• People with a pre-existing condition — like high blood pressure, high cholesterol, diabetes, and asthma — would lose protections. Under the Affordable Care Act, they are assured that they will not be denied coverage, charged more, or face waiting periods due to something in their medical history. More than 1-in-4 Texas adults ages 18-64 would have been denied individual market coverage before the ACA because of a pre-existing condition, and many more would have faced higher premiums or reduced coverage.
  • Texans would lose the guarantee that their health plan will cover preventive services – like flu shots, mammograms and other cancer screenings, and contraception – at no cost to patients. This would harm 10.3 million Texans, most of whom have job-based insurance.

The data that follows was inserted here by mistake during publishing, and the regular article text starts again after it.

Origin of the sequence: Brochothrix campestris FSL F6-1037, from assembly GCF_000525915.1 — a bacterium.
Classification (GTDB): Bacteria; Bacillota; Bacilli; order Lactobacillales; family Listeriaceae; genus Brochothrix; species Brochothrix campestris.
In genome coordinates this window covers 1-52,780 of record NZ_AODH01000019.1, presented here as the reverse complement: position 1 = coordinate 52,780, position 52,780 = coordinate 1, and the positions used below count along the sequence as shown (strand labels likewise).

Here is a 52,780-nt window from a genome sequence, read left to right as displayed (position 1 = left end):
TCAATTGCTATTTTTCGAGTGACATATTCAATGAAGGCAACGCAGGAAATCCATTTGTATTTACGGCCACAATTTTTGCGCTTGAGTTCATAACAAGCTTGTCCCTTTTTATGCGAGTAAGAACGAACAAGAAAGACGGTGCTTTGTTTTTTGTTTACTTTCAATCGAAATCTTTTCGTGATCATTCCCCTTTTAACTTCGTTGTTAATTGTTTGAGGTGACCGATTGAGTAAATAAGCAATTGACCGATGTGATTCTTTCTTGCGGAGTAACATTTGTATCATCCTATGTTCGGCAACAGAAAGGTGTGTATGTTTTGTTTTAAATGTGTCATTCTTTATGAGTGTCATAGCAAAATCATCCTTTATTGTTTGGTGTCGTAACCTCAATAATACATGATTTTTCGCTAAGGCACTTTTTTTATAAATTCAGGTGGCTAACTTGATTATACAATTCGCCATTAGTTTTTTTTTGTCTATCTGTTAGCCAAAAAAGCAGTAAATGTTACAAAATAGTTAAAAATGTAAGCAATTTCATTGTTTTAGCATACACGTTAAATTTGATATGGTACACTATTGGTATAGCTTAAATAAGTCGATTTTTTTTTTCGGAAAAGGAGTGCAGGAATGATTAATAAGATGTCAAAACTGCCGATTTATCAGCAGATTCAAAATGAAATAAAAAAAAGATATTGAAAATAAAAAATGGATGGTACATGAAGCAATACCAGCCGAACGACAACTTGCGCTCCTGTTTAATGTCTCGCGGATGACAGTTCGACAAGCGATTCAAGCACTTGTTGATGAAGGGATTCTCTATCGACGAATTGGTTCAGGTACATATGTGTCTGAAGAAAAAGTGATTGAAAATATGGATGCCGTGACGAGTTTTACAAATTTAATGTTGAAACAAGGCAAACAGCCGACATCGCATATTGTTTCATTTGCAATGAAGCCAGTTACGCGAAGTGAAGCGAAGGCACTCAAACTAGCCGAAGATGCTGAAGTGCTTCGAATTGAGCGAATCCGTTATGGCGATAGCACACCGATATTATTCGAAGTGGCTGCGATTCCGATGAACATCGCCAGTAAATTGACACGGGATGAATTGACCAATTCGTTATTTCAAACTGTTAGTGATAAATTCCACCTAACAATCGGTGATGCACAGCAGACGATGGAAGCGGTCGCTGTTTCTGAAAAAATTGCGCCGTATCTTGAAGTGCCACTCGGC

• 205,000 young adults in Texas who gained coverage by being able to stay on a parent’s plan to age 26 would lose access.
  • Texans would lose a $5 billion/year investment of federal Marketplace subsidies that currently connect 950,000 low- and moderate-income Texans to coverage.
  • Seniors in Texas would have to pay more for prescription drugs because the Medicare “donut hole” would be reopened. In Texas, 333,500 seniors saved money on drugs in 2016, and from 2010-2016, Texans in Medicare saved $1.8 billion.
  • Insurance companies would once again be able to place lifetime caps on your coverage and charge women more than men.
  • Required coverage of “Essential Health Benefits” – like mental health treatment, prescription drugs, and maternity – would end.